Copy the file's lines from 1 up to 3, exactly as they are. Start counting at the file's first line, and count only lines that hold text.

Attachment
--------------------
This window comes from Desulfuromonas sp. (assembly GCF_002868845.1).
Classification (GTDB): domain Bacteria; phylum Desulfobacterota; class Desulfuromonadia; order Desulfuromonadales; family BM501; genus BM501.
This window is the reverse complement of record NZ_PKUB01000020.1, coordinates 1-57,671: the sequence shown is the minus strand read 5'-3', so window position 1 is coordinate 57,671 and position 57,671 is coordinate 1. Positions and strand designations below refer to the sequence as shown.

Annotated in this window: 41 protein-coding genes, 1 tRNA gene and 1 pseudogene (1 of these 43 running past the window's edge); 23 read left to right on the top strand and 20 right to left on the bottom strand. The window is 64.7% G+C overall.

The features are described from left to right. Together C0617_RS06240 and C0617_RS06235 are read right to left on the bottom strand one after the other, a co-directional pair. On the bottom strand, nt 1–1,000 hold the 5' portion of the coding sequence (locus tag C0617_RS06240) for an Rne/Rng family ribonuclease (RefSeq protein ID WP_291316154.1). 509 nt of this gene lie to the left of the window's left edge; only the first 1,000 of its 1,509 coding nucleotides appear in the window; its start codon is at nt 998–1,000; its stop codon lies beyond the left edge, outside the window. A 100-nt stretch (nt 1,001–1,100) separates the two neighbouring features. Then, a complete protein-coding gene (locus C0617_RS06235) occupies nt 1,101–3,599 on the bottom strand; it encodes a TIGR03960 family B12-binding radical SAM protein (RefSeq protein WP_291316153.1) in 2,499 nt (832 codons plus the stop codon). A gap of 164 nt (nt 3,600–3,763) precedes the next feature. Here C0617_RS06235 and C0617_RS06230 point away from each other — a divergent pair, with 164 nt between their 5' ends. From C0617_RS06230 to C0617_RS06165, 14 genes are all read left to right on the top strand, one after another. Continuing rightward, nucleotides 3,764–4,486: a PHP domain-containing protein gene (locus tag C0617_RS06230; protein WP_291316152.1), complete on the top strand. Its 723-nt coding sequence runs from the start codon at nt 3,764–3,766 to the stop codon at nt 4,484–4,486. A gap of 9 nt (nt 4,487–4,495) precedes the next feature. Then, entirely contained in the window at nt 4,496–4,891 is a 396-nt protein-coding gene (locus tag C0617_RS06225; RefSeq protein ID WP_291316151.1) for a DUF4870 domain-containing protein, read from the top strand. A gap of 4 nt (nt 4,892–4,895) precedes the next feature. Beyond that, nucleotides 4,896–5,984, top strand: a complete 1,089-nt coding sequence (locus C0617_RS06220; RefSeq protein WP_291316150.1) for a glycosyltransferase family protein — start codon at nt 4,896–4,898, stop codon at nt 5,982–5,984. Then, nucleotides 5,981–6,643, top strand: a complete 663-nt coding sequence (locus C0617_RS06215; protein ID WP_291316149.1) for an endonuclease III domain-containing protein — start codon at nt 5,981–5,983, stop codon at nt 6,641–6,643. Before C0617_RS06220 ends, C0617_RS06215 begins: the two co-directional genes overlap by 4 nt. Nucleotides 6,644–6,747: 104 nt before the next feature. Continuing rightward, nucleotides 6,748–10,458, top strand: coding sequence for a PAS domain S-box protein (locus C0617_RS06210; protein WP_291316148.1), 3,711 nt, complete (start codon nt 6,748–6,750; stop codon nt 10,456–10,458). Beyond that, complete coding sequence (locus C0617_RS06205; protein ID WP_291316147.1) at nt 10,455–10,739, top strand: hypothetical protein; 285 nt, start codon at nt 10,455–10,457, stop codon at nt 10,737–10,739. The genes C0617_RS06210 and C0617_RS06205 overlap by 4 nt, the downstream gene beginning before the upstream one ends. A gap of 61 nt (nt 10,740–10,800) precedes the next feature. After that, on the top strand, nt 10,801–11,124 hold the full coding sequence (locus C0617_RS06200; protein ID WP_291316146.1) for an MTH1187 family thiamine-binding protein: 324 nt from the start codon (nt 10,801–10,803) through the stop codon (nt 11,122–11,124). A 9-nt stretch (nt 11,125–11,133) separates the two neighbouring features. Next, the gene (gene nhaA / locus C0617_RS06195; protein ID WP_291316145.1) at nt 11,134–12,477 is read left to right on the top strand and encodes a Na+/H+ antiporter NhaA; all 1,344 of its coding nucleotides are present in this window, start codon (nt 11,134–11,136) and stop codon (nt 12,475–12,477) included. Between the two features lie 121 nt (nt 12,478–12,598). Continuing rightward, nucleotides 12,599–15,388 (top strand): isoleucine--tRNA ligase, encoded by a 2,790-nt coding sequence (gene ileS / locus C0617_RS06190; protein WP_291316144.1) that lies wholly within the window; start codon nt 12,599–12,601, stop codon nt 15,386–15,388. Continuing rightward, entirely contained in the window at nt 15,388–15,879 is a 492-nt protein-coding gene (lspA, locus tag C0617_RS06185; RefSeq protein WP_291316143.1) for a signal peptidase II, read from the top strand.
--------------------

This window comes from Desulfuromonas sp. (assembly GCF_002868845.1).
Classification (GTDB): domain Bacteria; phylum Desulfobacterota; class Desulfuromonadia; order Desulfuromonadales; family BM501; genus BM501.
This window is the reverse complement of record NZ_PKUB01000020.1, coordinates 1-57,671: the sequence shown is the minus strand read 5'-3', so window position 1 is coordinate 57,671 and position 57,671 is coordinate 1. Positions and strand designations below refer to the sequence as shown.